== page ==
photo cred: abclocal.go
While I am 2,000+ miles away from Colorado it still hit home closer than I would have expected. My mom had a home in Aurora for over 30 years and she just recently sold it in January 2012. My family lives out in Colorado and one of my best friends, who lives in Denver, was across the street just hours before the shooting. Waking up last friday, I received the news of the devestating massacre. Immediately, I reached for my phone texting her to see if she was ok, and thank God she was. "It's tragic. So far I know of two friends of friends or family that were there. One is okay and the other is in critical condition. Life is so fragile and we must learn to realize that what truly matters most in life, is life itself," she said. As the day went on, we text back and forth finding out more information about her friends that had planned on going to that tragic showing. Luckily, everyone was safe. But that still leaves all the wounded and lost. As the weekend proceeded, I just couldn't shake the sadness, wondering how is this even possible for someone to do?
Me and Maggie, my best friend in Denver

Tuesday morning one of my Denver friends, who was planning on going to that midnight showing, posted a status from News 9, it was an essay from State Senator Michael Johnston about the shooting. It talked about love and how everyone came together in such a dark time. How strangers helped others and how love always wins.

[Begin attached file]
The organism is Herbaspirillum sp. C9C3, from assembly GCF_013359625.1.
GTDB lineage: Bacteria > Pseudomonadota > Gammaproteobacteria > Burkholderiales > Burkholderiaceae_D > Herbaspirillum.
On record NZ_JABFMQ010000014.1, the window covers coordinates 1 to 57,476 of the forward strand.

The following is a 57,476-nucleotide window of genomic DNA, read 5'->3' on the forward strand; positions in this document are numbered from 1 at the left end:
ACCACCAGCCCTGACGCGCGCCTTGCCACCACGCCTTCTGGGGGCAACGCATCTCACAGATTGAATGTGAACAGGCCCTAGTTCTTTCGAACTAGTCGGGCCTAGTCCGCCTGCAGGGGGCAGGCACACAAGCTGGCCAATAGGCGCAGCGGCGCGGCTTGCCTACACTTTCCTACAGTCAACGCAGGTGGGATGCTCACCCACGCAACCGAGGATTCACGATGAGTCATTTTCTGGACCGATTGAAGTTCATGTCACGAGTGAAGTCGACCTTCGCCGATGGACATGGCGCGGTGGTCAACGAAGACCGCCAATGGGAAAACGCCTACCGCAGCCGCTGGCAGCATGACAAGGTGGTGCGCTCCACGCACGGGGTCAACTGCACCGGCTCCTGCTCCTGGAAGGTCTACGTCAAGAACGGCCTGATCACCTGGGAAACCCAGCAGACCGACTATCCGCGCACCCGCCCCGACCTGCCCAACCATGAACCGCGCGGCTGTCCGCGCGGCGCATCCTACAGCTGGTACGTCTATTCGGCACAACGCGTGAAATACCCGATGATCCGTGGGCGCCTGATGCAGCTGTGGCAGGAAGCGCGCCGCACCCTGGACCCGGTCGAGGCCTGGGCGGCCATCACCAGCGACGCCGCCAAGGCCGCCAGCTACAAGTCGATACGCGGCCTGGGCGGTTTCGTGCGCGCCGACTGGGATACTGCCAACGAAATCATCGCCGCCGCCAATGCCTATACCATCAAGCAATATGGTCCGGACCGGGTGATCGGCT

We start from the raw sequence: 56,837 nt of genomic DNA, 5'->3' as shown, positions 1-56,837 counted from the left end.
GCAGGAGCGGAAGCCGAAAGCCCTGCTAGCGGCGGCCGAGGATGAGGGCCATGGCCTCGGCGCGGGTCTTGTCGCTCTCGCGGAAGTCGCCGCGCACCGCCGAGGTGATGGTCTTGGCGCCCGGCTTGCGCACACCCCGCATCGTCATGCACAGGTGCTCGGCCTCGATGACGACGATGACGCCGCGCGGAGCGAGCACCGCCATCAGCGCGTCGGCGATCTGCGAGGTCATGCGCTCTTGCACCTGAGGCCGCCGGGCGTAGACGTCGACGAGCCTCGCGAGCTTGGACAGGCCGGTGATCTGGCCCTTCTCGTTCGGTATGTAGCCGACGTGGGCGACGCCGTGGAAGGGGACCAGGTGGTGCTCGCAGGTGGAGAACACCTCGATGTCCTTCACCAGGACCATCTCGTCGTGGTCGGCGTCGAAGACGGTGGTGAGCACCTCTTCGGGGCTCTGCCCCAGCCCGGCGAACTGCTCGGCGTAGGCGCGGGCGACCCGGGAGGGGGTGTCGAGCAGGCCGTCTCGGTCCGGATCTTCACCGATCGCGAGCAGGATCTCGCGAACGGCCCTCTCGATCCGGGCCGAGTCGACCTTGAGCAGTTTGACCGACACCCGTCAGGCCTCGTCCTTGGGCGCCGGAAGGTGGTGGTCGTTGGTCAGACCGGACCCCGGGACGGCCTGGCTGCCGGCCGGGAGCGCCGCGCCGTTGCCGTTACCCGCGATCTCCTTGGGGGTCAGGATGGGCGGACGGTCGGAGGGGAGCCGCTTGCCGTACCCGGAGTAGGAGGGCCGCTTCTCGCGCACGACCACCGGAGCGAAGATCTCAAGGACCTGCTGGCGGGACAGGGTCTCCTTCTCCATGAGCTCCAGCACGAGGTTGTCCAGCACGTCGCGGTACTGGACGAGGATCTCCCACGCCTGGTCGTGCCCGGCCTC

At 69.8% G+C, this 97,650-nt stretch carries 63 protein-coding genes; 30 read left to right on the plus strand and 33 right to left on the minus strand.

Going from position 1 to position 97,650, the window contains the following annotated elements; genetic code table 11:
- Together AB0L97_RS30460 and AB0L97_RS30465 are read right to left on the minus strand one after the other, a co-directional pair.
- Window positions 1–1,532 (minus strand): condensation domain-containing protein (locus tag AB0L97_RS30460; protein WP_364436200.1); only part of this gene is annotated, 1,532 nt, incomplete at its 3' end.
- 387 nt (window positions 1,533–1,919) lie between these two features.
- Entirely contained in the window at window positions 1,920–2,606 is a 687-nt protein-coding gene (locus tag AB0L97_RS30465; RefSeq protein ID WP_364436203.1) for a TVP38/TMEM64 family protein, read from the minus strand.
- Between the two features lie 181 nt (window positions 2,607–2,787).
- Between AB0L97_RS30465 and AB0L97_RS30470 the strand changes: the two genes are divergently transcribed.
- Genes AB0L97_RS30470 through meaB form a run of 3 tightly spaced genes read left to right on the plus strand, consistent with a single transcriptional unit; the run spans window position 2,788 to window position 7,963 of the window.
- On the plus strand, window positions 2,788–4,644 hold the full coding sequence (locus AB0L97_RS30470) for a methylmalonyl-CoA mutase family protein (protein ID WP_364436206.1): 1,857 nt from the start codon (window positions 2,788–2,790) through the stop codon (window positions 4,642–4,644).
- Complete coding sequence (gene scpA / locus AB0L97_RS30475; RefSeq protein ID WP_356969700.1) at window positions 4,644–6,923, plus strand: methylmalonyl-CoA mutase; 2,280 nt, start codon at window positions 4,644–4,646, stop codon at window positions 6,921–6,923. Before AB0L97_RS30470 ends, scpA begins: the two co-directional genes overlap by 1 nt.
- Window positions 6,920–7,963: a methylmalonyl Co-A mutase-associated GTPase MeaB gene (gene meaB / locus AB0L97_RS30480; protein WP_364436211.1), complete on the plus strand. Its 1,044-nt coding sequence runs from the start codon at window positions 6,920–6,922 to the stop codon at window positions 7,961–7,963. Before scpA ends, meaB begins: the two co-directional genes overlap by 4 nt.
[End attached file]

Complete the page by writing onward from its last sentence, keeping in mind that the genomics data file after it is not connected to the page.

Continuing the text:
Love saved fifty-nine lives. Policemen on the scene in minutes, strangers carrying strangers, nurses and doctors activated all over the city. But we didn't stop there. 
Love saved the 700 other people who walked out of the Aurora movie theater unhurt. But we didn't stop there. Love saved the 5,000 who went to see Batman all over Colorado, and the 1.2 million who saw it all over the country, who walked in and out safely with their friends, arm in arm. But we didn't stop there. Love claimed the four million other Coloradans who went to bed peacefully last night, ad who woke up this morning committed to loving each other a little deeper. The awe of last night is not that a man full of hate can take twelve people's lives; it is that a nation full of love can save 300 million lives every day.